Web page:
Ernest Clarke Williamson 1919-1923
After Andy was asked by the Official Arsenal Magazine to argue for the greatest manager – Herbert Chapman – I was requested to give my thoughts on the Greatest Arsenal Goalkeeper in the April 2016 issue.
Now, a definition of “greatest” doesn’t necessarily refer to the best player, it can also mean someone who has done great things. Which was why I chose our first goalkeeper after World War 1 owing to his work with servicemen blinded during the war.
The predictable path would have been to pick a modern goalkeeper like Seaman, Wilson, Rimmer, Lukic or Jennings but that has been covered many times over in official and unofficial publications and websites.
EC Williamson showed the human side of the Arsenal in a period where the country was in recovery from a great upheaval and one of effective torpor for the club.
Arsenal Magazine Article.
Ernest Clarke Williamson was the first keeper to play for England while the club was at Highbury, and overall the second English international Gunner keeper after Jimmy Ashcroft. Williamson was the first in a very long line of top quality international Arsenal goalkeepers at Highbury; from Moss, Swindin, Kelsey, Wilson, Rimmer, Jennings, Seaman to Lehman.
Ernest Clarke Williamson moved to Arsenal from Croydon Common just after WW1 for £150 having played as a guest in 122 wartime matches for the Gunners. He made his competitive debut in the first top flight game Arsenal played at Highbury and over the next few seasons appeared 113 times for the Gunners.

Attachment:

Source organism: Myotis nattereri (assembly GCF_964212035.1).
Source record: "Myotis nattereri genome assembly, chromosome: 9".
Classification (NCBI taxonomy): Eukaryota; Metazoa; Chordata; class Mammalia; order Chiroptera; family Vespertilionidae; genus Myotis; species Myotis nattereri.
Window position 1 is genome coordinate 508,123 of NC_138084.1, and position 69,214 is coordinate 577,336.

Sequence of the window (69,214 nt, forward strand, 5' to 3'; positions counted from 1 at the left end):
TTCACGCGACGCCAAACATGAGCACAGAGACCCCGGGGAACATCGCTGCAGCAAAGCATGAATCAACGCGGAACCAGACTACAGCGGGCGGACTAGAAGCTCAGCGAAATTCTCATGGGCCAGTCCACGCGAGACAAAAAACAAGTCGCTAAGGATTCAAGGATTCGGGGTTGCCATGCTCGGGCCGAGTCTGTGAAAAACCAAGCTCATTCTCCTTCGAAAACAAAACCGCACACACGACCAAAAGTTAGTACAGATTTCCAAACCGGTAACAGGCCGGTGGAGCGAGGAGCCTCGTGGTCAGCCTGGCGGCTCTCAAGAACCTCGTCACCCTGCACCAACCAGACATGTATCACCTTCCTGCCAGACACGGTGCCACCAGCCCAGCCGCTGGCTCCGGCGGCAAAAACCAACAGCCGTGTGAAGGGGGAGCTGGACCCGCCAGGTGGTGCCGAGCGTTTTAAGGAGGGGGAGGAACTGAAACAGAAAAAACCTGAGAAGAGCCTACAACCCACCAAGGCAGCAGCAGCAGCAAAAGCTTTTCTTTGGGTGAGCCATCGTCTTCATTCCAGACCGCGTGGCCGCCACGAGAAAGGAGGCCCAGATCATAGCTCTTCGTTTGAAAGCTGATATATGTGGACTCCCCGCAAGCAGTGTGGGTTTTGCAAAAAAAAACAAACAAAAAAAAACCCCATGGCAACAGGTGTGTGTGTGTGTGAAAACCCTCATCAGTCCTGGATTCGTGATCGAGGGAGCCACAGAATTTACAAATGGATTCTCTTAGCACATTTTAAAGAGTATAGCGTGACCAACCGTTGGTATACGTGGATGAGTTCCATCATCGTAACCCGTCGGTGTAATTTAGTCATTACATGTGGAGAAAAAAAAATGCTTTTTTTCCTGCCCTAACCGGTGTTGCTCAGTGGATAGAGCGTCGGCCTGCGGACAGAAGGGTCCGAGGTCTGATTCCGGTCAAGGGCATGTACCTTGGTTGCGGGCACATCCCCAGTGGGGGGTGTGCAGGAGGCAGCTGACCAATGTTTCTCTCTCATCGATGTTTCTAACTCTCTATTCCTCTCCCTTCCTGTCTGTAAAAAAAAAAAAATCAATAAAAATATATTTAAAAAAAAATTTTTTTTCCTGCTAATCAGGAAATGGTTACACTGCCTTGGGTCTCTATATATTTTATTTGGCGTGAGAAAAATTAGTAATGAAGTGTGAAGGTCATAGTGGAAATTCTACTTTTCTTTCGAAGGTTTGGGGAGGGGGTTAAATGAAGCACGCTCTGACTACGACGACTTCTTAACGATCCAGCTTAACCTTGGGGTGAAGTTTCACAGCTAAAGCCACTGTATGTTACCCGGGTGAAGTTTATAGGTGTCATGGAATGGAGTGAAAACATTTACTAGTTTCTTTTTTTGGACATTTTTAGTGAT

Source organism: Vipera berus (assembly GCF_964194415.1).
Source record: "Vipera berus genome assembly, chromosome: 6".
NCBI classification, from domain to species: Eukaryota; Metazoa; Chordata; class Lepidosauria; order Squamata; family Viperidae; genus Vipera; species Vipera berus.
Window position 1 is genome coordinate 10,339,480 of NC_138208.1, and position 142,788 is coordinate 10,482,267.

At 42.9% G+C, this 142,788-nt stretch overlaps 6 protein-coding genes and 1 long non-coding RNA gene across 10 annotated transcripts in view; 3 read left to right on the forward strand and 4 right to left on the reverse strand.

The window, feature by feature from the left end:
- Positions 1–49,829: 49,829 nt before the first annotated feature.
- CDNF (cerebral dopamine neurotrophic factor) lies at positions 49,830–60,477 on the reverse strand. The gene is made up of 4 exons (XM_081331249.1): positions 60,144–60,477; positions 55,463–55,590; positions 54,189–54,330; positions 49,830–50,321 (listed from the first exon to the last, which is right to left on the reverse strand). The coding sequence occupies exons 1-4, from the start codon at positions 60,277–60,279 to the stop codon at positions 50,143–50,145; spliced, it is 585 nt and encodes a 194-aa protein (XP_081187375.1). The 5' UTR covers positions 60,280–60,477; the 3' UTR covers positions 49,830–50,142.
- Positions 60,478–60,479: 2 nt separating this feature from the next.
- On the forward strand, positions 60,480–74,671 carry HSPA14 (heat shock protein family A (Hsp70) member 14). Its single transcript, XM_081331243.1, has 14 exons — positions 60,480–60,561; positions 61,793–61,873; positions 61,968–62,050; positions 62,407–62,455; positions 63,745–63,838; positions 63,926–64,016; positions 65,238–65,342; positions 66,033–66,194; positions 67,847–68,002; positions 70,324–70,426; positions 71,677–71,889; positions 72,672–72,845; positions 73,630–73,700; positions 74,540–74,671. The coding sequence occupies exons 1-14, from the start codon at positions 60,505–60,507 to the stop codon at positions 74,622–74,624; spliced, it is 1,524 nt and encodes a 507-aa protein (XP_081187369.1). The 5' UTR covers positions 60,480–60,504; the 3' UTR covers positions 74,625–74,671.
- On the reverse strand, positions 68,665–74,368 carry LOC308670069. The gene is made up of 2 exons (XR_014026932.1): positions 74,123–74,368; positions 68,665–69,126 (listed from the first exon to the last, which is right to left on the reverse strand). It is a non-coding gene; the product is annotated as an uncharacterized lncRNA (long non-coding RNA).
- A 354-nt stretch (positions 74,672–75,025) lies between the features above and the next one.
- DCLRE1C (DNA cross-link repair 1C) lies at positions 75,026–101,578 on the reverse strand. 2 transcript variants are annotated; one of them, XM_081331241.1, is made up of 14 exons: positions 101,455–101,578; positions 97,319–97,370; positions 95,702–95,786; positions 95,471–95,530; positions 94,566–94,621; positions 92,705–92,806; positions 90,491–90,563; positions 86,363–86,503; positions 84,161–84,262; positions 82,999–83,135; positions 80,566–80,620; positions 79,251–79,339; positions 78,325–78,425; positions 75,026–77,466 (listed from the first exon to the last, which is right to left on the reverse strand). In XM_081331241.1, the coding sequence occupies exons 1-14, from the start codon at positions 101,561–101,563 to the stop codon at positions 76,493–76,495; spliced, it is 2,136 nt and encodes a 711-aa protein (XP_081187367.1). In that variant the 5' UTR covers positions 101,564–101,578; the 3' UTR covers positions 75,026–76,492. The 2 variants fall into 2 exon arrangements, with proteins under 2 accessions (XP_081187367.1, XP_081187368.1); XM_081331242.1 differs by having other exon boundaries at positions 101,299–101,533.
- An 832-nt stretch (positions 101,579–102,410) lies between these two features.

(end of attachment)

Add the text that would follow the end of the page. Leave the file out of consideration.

Chosen for England he made two appearances on a tour of Sweden in 1923 just before moving to Norwich, and after he finished playing ran a couple of pubs.
He won no FA cup nor League medals while at the Arsenal as this was the pre Chapman era however one element marks him out as great which transcends his playing career.
That was his work with the St Dunstan’s blind servicemen between 1920 and 1923. Now called the Blind Veterans UK, the St Dunstan’s charity was set up in Regents Park during the Great War to care and provide services for approximately 3,000 soldiers, airman and naval rankings who lost their sight while fighting for their country.
He would often play in goal in the football events organised by St Dunstan’s for blind veterans in their care at the Regents Park football pitches. These games regularly played for the Sir Arthur Pearson Challenge Cup final were made up of teams of blind players in a tournament. There would be a sighted keeper and the Challenge Cup was usually a series of knockout penalty shoot outs, with the keeper clapping his hands to indicate his position.
The men bought him an inscribed rose bowl as a token of their appreciation in 1921 as he had twice arranged for the whole Arsenal team to play blindfolded against eleven veterans at Regents Park. Arsenal won 4-0 and 5-3.
It is not recorded why he was so involved though he enlisted into the Footballer’s Battalion in December 1914, and no doubt came into contact with the seemingly endless misery of the awful conflict. Williamson may well have been moved to assist after playing in the friendly against Spurs in May 1919 which the two clubs arranged to raise money for St Dunstan’s.
We will in due course publish a full account of his and Arsenal’s work in assisting the St. Dunstan’s Hostel for Blinded Soldiers and Sailors in the early 1920s.
Many thanks to Rob Baker the historian at Blind Veterans UK
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